The second trend discussed was the increase in communication bots, which will integrate with existing apps that have a strong user-base and are considered ‘essential’ to a phone-owners app repertoire – like Facebook Messenger and Whatsapp. These are bots that provide automated responses. For example – when you say ‘book me a taxi to the airport,’ the bots will give you options on taxi prices, the ability to choose which one you want, schedule in the ride, and remind you on the day! American Express have a bot that informs you every time you make a transaction, essentially providing an easy tracking system. CNN will serve you news updates on topics of your interest. We’ve all heard the phrase ‘there’ll be an app for that.’ Well, 2017 is different. In 2017, the phrase will go ‘there’s an app for that.’ As marketers, we must be aware of the applications of bots, which will provide a new and exciting avenue for reaching potential customers!
Trend three of 2017 is augmented and virtual reality. Not a shocking revelation – but the importance of this new technology cannot be understated. With augmented reality coming to life most famously through Snapchat and with VR headsets launching on the mass market by companies like Samsung, Sony, Microsoft and Facebook (to name a few) we can expect the technology to take off. In terms of experiences, the shopping industry will see the most tangible benefits. Imagine being able to try on a dress or a jacket, exactly your size, from the comfort of your own living room? The online shopping experience will transform.
The second discussion was given by Camilla Rose, an account director of the London agency Cult LDN. She spoke on a very interesting topic – personalising your brand message and how this creates a more authentic and relatable personality for customers to engage with. Burberry is a good example of a brand with this in mind as they aspire for their website to deliver an equally entrancing experience as walking into the store – a personal experience. When promoting the brand, Camilla spoke passionately that the best brand influencers are brand ambassadors. We’re 92% more likely to trust a friend’s recommendation over a company telling you to buy something. So, focus on a creating a beautiful experience that will attract new people and make them sing your praises, not hounding new potential customers to try you out!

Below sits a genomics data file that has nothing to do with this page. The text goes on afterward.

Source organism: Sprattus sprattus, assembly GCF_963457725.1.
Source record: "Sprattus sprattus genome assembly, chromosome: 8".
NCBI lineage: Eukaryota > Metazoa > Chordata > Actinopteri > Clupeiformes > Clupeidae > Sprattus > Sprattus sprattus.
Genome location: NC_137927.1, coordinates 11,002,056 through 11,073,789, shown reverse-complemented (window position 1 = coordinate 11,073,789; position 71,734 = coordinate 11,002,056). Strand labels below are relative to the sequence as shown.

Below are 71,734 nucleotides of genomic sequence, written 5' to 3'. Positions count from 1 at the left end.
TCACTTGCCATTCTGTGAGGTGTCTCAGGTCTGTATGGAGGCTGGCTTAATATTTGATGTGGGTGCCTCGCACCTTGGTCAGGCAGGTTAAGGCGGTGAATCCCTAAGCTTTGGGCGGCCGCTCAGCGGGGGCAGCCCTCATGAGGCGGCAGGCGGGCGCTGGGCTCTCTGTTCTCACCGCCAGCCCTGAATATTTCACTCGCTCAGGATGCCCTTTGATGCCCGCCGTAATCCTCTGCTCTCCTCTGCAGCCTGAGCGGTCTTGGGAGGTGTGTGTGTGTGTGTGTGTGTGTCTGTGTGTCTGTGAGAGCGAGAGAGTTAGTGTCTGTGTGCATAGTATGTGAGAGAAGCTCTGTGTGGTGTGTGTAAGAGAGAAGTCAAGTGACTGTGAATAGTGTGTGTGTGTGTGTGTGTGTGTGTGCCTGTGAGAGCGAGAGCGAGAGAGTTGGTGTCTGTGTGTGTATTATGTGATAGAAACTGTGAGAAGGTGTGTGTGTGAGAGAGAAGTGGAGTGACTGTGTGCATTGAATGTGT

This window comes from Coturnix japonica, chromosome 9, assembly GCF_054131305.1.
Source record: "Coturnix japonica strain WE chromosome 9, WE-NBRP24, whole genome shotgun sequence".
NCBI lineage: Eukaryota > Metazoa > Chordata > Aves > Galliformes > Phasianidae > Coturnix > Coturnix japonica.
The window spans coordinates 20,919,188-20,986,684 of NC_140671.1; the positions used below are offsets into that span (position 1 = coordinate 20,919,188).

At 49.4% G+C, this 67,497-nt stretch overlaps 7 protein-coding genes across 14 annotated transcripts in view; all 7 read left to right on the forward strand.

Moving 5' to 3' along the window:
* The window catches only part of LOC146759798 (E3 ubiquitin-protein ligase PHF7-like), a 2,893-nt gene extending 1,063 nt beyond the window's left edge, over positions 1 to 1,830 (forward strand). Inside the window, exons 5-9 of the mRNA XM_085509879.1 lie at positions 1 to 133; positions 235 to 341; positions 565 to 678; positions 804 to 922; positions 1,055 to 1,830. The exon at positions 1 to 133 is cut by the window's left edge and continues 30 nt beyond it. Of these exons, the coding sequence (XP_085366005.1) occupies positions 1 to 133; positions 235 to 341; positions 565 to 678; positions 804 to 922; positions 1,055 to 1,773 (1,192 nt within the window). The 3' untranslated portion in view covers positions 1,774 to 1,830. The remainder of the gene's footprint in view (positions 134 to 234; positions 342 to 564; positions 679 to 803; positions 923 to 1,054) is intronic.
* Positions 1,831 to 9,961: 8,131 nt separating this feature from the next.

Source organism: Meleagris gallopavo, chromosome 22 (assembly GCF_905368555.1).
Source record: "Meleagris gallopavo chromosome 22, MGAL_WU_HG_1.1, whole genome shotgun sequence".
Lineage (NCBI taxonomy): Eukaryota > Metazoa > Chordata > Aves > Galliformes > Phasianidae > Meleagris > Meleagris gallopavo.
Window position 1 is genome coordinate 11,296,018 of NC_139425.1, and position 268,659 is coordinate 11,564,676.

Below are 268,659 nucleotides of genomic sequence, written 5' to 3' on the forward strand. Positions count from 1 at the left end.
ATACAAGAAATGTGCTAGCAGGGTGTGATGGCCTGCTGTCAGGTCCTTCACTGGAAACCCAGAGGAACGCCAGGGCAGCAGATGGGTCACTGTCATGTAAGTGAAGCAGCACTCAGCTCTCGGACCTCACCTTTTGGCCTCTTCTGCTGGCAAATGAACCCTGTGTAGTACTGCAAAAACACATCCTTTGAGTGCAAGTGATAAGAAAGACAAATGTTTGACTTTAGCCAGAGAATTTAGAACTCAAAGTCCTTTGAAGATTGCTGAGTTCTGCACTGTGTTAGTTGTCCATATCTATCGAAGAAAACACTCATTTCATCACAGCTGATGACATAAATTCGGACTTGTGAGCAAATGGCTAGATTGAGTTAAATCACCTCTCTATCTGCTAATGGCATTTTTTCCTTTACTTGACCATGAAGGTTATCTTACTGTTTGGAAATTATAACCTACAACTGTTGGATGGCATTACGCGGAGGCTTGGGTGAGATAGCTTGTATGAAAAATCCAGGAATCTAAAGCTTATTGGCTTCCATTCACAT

The third and final talk was my favourite of the evening. Tash Walker, founder of the Mix, a research company, delivered a truly demystifying insight – that a huge demographic of the population are effectively ignored by marketers – the baby boomers! Those born between 1946 and 1964 are consistently lumped together into one single demographic category and are considered inactive online. This couldn’t be further from the truth she goes onto say. 50% of people born in this time and older are highly active online and very social. This generation are even said to be more adventurous, sharing and interacting with new people far more than generation Z or millennials. Bottom line of the talk – ignore the baby-boomers at your peril. You’ll be discounting a huge portion of potential customers to reach. So do your research and you’ll be much surprised to find the level of engagement with people of that age!
All in all, the evening was truly excellent and the speakers fantastic. I am not able to fully convey their messages, which were in-depth and informative in the minimum, but I hope you get a glimpse from the above. To all those looking for a fun and educational evening, go to the Digital Pond. You’ll come away a notepad full of awesome ideas and a sense of accomplishment.